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Four new poll results have been added for the BludgerTrack aggregate this week, with Newspoll handing Labor a relatively weak result and ReachTEL, Essential Research and Morgan recording little change. The force of Newspoll has pulled the two-party preferred total 0.4% in the direction of the Coalition, which nets it a handy three seats on the national projection. The high yield is testament to the sensitivity of Queensland, where Labor’s projected gain of six seats from last week has been halved by a 1.8% shift on the two-party vote. Some soft polling for Labor in Tasmania has also brought them down a peg in that state, but this is cancelled out by a gain in New South Wales, where the model continues to have them on the cusp of 25 and 26. The projected total still leaves us in hung parliament territory, but with the Coalition able to govern with help from Bob Katter.

Newspoll especially has been keenly scrutinised for the effect of Friday’s asylum seeker policy announcement, but this would seem a fraught endeavour at this stage. The asylum seeker issue played badly for the government throughout last week up until Kevin Rudd’s move to seize the initiative on Friday evening, news of which would have taken a while to filter through. Nonetheless, it’s interesting to note the latest polls are solidly better for the Greens than a particularly weak batch last week, and that Labor’s primary vote is down correspondingly. This of course will mostly come out in the wash on preferences, but a refugee backlash could nonetheless be of considerable consequence in the Senate.

Usually the six Senators returned by a state at a normal half-Senate election split evenly between the parties of the left and right, but Labor’s polling under Julia Gillard was bad enough to allow for the possibility of four right, two left results in as many as three states (or perhaps four, depending on what view you take of Nick Xenophon). Now it appears that Senate battles will proceed along more familiar lines, with Labor comfortably winning two seats and fighting it out with the lead Greens candidate for a third. Labor’s starting position in such contests is its surplus vote above 28.6%, which can generally be expected to leave them in about the 7% to 10% range where the Greens vote is fluctuating at present. So while Labor’s western Sydney MPs might have cause to cheer the Prime Minister’s new policy direction, its number three Senate candidates (including incumbents Ursula Stephens in New South Wales, Mark Furner in Queensland and Lin Thorp in Tasmania) will feel less pleased.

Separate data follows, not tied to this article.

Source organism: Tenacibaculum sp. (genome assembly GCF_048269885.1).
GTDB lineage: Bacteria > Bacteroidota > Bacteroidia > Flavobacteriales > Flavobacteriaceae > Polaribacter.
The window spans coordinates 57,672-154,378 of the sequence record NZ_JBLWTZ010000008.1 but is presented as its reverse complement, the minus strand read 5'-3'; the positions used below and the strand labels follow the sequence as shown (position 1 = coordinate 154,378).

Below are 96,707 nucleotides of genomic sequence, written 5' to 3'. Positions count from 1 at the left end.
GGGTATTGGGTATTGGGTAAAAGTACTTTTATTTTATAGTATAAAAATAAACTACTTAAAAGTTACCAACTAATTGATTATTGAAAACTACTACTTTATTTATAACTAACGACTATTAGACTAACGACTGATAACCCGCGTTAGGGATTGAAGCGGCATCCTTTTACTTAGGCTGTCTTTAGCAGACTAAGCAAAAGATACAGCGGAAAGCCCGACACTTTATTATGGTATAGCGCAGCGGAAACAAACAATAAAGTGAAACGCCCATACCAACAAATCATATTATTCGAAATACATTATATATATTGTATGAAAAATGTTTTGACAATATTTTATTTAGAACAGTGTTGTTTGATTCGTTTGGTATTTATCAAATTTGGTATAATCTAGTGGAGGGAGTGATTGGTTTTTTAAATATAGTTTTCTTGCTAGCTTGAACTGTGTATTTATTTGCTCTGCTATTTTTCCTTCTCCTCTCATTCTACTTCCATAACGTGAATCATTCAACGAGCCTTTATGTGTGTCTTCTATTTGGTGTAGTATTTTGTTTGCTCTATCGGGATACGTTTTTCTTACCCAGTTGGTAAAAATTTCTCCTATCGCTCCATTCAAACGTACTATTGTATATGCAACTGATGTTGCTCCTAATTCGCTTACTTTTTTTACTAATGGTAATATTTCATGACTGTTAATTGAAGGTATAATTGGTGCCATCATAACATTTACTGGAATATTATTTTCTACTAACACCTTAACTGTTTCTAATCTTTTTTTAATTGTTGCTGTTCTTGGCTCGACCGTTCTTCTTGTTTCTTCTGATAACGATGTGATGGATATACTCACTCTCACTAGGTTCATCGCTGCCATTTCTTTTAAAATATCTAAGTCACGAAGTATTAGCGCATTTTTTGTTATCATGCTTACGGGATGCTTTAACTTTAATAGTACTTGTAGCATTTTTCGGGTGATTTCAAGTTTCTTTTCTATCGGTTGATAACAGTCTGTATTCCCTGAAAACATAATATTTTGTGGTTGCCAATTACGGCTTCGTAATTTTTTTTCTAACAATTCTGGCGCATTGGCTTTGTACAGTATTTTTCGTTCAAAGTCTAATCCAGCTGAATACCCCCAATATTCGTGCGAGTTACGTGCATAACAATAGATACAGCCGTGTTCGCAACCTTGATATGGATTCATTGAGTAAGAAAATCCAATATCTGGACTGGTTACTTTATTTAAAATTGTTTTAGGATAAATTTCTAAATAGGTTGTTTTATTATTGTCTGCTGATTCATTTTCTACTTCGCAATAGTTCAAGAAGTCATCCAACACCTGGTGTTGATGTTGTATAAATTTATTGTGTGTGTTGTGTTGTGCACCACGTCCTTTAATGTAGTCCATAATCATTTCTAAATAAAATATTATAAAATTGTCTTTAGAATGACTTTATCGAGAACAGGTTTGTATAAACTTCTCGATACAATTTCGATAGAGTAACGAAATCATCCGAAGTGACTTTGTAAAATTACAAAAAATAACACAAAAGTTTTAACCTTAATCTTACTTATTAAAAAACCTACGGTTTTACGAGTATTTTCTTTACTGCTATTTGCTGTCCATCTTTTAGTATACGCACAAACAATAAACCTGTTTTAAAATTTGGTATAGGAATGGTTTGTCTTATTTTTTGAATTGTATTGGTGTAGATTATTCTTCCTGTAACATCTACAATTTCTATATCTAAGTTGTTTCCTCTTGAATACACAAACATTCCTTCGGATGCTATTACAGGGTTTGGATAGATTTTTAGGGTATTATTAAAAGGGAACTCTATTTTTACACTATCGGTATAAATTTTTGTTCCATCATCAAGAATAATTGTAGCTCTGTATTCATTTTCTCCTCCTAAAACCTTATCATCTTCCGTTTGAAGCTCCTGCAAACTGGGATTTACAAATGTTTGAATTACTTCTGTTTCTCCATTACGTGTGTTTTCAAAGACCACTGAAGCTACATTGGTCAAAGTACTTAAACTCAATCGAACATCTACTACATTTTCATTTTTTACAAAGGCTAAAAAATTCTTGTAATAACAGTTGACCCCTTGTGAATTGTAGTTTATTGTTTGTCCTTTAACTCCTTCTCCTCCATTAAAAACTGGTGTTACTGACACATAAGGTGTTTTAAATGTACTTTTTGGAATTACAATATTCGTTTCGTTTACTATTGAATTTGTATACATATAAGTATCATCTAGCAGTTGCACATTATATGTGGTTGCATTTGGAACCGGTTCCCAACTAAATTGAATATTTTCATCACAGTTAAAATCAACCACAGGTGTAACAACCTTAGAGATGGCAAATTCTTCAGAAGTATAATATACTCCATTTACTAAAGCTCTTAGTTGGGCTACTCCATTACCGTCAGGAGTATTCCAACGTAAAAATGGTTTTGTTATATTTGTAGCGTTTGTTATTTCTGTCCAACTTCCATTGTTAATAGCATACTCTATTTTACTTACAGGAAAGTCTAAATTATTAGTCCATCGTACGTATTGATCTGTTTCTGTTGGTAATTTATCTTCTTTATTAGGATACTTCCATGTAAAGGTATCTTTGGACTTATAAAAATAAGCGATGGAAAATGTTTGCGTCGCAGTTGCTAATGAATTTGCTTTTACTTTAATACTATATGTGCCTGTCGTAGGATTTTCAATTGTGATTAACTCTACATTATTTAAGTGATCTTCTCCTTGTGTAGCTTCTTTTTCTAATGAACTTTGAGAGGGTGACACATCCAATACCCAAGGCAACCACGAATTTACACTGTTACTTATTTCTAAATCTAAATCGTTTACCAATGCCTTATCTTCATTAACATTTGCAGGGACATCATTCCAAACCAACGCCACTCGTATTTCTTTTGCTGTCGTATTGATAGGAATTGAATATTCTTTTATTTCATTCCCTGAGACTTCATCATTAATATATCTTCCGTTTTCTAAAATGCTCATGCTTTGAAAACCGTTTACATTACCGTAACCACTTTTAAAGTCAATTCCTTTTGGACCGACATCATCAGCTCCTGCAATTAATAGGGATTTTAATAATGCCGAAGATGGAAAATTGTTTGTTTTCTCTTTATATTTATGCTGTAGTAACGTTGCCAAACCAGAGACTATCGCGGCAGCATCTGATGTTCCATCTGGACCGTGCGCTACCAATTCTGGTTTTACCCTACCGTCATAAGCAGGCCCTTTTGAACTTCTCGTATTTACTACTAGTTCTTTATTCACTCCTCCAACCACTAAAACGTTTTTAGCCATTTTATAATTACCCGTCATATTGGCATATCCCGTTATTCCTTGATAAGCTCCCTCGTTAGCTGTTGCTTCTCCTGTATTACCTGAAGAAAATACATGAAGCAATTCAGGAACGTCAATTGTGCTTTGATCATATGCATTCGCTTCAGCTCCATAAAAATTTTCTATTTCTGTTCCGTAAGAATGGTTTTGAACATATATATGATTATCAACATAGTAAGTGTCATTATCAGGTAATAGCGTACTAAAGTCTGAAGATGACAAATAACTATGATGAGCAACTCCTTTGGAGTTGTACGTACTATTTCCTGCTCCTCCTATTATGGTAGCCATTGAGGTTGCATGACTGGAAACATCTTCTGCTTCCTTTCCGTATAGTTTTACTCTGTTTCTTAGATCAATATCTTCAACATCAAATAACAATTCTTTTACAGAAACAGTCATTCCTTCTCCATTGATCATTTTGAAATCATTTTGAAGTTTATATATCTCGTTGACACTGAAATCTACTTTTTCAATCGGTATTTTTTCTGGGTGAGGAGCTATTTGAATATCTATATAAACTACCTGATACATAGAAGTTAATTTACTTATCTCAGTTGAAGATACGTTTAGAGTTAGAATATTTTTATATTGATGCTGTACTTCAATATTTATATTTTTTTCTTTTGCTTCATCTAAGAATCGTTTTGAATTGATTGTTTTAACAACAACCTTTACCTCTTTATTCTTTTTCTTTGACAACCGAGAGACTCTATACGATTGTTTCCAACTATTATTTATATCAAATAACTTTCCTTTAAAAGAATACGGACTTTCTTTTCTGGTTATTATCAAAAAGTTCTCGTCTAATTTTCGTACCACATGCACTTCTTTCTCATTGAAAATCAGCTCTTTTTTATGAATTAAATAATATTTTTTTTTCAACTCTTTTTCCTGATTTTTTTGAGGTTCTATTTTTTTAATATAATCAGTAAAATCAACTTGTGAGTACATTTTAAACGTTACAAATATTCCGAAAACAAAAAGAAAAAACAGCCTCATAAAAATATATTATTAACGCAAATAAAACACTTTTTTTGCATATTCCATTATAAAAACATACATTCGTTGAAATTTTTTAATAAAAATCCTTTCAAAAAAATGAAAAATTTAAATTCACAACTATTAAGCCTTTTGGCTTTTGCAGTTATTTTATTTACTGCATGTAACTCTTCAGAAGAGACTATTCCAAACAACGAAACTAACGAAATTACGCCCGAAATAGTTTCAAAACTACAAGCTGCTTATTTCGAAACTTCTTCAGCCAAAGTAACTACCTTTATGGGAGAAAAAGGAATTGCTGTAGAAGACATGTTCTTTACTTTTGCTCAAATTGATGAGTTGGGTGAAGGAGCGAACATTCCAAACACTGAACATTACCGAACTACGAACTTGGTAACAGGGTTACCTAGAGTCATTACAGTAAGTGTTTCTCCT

BludgerTrack arrives with some new toys this week, starting with a new set of graphs on the sidebar which plot the polling over the four weeks since the restoration. These look a bit threadbare at present, but they will have a story to tell soon enough. The Gillard era model remains preserved for posterity at the bottom. In between is another new feature, which projects the likelihood of seat outcomes under the present BludgerTrack results. This is done by simulating 100,000 election results from the ALP seat win probabilities I have been using to determine the seat projection totals and observing the frequency of each result. The chances of majority government are currently put at 42.8%, which increases to 50.4% if you take the view that Labor will win Melbourne from Adam Bandt. Labor’s chances of holding on with the support of whoever ends up representing Denison and Melbourne are put at 28.7%.

William Bowe — Editor of The Poll Bludger

William Bowe

Editor of The Poll Bludger

William Bowe is a Perth-based election analyst and occasional teacher of political science. His blog, The Poll Bludger, is one of the most heavily trafficked forums for online discussion of Australian politics, and joined the Crikey stable in 2008.

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3515 comments

3,515 thoughts on “BludgerTrack: 50.5-49.5 to Coalition

  1. [My eldest son couldn’t get cable or ADSL so went for 4G. Damn fast at present, much faster than my cable, but will slow with more users in his area. It also costs a lot more.]
    Optus turned on 4G in my area 1 week ago, but the signal is so weak I can only get 4G when I am outside. As soon as I go inside it reverts to 3G or H+ (which is basically ‘3.5G’). When I’m on 4G I can download at around 15 Mbps, compared to around 5 – 6 Mbps on H+ and 2 – 3 on 3G.

  2. ShowsOn@3505


    My eldest son couldn’t get cable or ADSL so went for 4G. Damn fast at present, much faster than my cable, but will slow with more users in his area. It also costs a lot more.


    Optus turned on 4G in my area 1 week ago, but the signal is so weak I can only get 4G when I am outside. As soon as I go inside it reverts to 3G or H+ (which is basically ’3.5G’). When I’m on 4G I can download at around 15 Mbps, compared to around 5 – 6 Mbps on H+ and 2 – 3 on 3G.

    My son uses Telstra 4G. He bought an external antenna and gets an excellent signal.

    Before he had the external antenna it wasn’t as good and seemed to drop back to 3G.

  3. ‘Gillard is essentially the Prime Minister that should never had been. Well not for some years later at least. Her tenure and the way she achieved put a knife through Labor’s heart, and it was only a heart transplant that was going to save its sorry arse.’

    Right again. Only a fool or a rusted on coalition voter would prefer Abbott and his merry band of loonies to a Labor government. I suspect castle is both.